Filming the Void
In 1985, Joe Simpson and Simon Yates were the first to climb the west face of Siula Grande in the Peruvian Andes. Unfortunately, as immortalised in Simpson’s international bestseller Touching the Void, on the descent they had one or two hitches. Nick Carson considers how the author’s harrowing journey was translated from book to BAFTA-winning film.
“We’re probably the only two people who don’t get it,” Joe Simpson muses to a capacity crowd at the Guardian Hay Festival 2004. “It’s our car crash, so we don’t put an interpretation onto it and try to imagine what it was like. We see it with different eyes, and don’t feel like anyone else does when they see the film.”
The two climbers’ experiences in Peru have gained worldwide recognition since the publication of the book in 1998, and Joe’s four-day journey back to base camp on a shattered leg, after his partner was forced to cut the rope binding them together, far transcends the genre of mountaineering. “Eighty-five percent of readers aren’t climbers,” he points out. “It’s not about climbing; it’s about dying alone, loneliness, pain, anguish and ultimately friendship. People appropriate stories for themselves.”
Touching a nerve
It was never intended as a film, Joe is keen to point out, but how much closer could a visual medium get to dramatising his ordeal? “I was frustrated at the end of the book, as I was nowhere near articulating how bad it was,” he confesses. “I couldn’t remember the real pain, so couldn’t find the words to explain what it felt like. But then most people have never been at twenty thousand feet, so it’s like a lie, but not, if that makes sense,” he goes on. “To be honest, my fellow climbers telling me it’s authentic means more to me than the BAFTA.”
Watching his experience unfold visually for the first time had quite an impact. “I was convinced they would make a pig’s ear of it, but it was better than I ever imagined,” he reveals. “Seeing the crevasse again was quite disturbing: it didn’t feel like it did at the time, but it reminded me of it,” he explains. “I can’t actually feel the pain but I get the sense of it, one stage removed.”
Re-living the ordeal
The final cut of the film may have awakened painful memories, but the return to Siula Grande during the filming process was many times worse. “Going back to Peru made me anxious: it wasn’t a cathartic experience,” Joe admits. “When I was writing the book it became someone else’s story, but back in Peru, surrounded by cameras, it became very real again. When I got back I was told I was having Post-Traumatic Stress Disorder – seventeen years late. It was criminally irresponsible to send us out there,” he adds wryly.
Re-living his ordeal en-situ prised open a long-dormant wound that words on a page could only gloss over by comparison. “The traumatic experience was burned into my neural pathways,” he continues. “I could see the circle of mountain peaks where I thought I was going to die, and suddenly it wasn’t a story anymore. Kevin [McDonald, the director] and his cronies were little dots far away, and I genuinely felt that they would disappear and that the book, film and last seventeen years hadn’t happened: I was back there, and the neural pathways opened up again.”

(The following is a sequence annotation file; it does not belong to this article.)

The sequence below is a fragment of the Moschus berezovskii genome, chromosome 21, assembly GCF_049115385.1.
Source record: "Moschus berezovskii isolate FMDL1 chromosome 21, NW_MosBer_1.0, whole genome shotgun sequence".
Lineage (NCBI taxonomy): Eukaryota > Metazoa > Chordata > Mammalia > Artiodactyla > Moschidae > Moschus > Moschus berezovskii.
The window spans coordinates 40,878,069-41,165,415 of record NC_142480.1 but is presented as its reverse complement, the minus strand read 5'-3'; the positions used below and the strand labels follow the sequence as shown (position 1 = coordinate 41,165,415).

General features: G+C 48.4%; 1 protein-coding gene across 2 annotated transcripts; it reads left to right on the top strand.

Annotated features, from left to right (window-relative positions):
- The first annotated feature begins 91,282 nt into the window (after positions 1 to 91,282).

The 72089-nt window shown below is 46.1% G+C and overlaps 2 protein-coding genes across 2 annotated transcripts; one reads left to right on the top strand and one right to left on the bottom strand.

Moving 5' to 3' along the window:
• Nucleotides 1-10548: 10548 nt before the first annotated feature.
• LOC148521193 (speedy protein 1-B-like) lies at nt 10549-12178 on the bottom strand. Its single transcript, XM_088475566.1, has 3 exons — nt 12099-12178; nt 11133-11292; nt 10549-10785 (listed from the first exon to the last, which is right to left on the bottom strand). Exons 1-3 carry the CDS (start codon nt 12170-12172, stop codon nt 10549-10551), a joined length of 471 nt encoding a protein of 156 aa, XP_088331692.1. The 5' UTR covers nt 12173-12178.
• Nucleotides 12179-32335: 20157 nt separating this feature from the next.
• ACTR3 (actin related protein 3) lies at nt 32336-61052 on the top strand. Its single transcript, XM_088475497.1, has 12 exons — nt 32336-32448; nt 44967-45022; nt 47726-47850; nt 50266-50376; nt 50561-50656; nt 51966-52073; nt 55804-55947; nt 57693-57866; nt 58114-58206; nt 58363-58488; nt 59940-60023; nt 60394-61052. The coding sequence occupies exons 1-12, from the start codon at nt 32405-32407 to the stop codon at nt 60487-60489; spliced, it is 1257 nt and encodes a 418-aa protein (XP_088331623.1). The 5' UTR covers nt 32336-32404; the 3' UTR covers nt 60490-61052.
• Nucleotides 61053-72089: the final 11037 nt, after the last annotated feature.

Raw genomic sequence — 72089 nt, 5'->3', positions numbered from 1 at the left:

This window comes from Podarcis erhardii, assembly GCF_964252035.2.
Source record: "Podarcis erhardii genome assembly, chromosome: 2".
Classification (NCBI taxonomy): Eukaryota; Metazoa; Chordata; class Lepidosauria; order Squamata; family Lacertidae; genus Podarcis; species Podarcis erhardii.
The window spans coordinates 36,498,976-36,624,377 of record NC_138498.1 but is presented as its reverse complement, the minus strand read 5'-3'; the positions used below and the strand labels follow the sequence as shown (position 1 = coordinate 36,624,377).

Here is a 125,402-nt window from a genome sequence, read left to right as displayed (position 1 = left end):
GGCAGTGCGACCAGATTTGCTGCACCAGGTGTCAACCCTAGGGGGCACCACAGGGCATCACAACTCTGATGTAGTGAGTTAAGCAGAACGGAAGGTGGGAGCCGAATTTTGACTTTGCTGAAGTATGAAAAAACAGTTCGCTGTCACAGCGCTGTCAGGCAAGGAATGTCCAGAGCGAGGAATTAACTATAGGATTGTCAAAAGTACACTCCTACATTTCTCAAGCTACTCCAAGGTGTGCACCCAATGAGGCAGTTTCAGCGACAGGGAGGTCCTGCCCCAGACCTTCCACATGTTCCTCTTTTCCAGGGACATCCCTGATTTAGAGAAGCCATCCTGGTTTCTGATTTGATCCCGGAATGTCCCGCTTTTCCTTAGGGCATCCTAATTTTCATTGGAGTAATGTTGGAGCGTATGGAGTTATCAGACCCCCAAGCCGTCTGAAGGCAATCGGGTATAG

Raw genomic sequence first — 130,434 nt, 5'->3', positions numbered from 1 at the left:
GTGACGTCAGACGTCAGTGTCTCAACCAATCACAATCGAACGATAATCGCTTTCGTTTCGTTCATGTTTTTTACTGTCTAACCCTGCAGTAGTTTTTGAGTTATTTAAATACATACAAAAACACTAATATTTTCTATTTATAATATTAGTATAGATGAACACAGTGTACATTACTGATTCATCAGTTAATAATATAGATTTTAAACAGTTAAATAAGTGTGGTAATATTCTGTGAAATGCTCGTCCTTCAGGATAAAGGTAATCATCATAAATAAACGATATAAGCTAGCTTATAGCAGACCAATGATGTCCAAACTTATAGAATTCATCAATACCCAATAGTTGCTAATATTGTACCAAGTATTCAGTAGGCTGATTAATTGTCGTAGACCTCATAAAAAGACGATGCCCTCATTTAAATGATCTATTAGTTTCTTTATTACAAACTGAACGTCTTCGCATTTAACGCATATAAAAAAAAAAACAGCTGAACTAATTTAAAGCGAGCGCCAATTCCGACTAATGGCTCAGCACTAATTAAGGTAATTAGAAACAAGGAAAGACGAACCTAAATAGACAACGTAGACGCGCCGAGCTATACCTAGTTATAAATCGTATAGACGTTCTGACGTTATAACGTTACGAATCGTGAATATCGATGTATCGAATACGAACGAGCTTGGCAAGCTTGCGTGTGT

Bearing the tedium
Nevertheless, Joe’s rugged spirit of adventure often didn’t gel too well with the ethos of the industry, and the torturous flashbacks were fleeting moments in an otherwise gruelling filming schedule. “For an actor, making a film is about as interesting as watching paint dry,” he groans. “They spend four-and-a-half hours fiddling with the camera for every five minutes filming.”
Despite his respect for the directorial talent he was working with, Joe remains singularly unimpressed with Kevin McDonald’s grasp of mountaineering. “He’s a London-based arty guy, who made an amazing film but still has no idea what makes climbers tick,” he admits. “He was endangering our lives at one point, because he didn’t appreciate how dangerous it was. Simon had to sort him out,” he laughs. The combination of Kevin’s artistic talent and Joe’s first-hand experience clearly made for a much more rounded result.
The international acclaim has quite genuinely hit Joe by surprise, having written the book primarily to defend his friend from a tide of criticism. “I never thought critically of Simon, in fact I’m immensely in his debt,” he explains. “People forgot that he put his life on the line for me, and only remembered the cutting of the rope.”
“If I thought a million people would read it and a film would be made I never would have written it,” Joe confesses. “I didn’t seek success or notoriety; I certainly never expected to front the film. It makes you very vulnerable, as you have no control over how you look once it goes into the editing room. To be honest, I was relieved that I didn’t look a complete prat.”
Setting the record straight
So what can the film offer that the book couldn’t? One major asset is for the benefit of those mountaineering virgins that make up the majority of the audience. “The camera pulling back over a vast mountain range gives a real sense of scale,” Joe points out. “A book can’t depict the inside of a crevasse if the reader had never seen one; it’s reliant on the imagination. The film helps non-climbers to visualise the experience.”
Another bonus, he adds, is that the psychologically realistic documentary style of Touching the Void may bring advocates of popular mountaineering blockbusters such as Cliffhanger and Vertical Limit down to earth. From the lips of a man who’s been there and back, they are absolute drivel. “You just can’t have sex at twenty thousand feet,” he concludes with a grin.
© Nick Carson 2004. First published on Channel 4’s IDEASFACTORY West Midlands